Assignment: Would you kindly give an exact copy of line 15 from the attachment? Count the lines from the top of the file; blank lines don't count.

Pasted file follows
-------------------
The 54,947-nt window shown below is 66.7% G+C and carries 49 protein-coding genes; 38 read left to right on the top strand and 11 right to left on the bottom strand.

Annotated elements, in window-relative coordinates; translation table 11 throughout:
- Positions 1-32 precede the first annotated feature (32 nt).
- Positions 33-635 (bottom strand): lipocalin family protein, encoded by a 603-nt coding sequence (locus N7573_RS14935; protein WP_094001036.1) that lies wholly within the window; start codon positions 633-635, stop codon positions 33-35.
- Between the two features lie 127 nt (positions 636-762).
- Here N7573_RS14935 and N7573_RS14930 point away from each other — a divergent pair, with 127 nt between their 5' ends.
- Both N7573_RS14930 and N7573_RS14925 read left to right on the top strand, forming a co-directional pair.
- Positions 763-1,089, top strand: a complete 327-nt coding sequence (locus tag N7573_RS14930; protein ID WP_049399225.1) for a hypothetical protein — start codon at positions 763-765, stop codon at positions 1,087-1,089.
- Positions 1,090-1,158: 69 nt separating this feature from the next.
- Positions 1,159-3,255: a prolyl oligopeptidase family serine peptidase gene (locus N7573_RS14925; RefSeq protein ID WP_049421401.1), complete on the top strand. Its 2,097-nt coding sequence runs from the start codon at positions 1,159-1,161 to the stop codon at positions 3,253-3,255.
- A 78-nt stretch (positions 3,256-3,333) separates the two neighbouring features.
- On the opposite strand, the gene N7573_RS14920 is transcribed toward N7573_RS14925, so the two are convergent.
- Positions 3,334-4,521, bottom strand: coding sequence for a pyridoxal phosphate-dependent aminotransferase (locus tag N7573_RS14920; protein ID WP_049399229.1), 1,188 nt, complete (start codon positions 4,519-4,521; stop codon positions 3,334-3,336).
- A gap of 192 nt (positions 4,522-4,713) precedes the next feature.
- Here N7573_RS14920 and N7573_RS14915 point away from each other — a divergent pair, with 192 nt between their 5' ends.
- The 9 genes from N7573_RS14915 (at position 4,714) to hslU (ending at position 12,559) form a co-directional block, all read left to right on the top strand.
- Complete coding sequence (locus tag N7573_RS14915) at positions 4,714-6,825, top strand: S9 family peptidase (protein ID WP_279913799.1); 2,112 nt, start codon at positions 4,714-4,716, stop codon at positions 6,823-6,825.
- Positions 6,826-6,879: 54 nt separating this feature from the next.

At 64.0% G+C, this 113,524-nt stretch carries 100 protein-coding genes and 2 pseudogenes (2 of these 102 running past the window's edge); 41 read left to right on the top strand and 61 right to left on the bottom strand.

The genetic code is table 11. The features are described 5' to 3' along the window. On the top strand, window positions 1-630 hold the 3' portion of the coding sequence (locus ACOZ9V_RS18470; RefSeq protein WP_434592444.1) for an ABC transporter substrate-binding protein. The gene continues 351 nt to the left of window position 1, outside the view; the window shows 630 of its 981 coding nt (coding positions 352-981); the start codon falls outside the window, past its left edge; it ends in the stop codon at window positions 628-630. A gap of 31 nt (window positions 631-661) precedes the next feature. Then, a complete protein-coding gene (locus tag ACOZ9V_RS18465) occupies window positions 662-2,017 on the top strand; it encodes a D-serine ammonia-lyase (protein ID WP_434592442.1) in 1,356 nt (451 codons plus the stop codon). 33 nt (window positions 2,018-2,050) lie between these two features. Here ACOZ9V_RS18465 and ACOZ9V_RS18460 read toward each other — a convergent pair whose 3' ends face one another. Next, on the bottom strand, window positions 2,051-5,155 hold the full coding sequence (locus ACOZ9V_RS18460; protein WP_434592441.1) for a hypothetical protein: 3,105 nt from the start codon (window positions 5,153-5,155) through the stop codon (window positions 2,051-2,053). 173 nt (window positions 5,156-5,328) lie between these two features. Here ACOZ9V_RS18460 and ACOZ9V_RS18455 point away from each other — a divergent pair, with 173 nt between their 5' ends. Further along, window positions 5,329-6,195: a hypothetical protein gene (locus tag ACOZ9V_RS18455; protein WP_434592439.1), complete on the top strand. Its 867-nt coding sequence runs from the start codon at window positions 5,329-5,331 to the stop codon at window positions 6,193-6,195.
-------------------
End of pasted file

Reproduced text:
- Here N7573_RS14920 and N7573_RS14915 point away from each other — a divergent pair, with 192 nt between their 5' ends.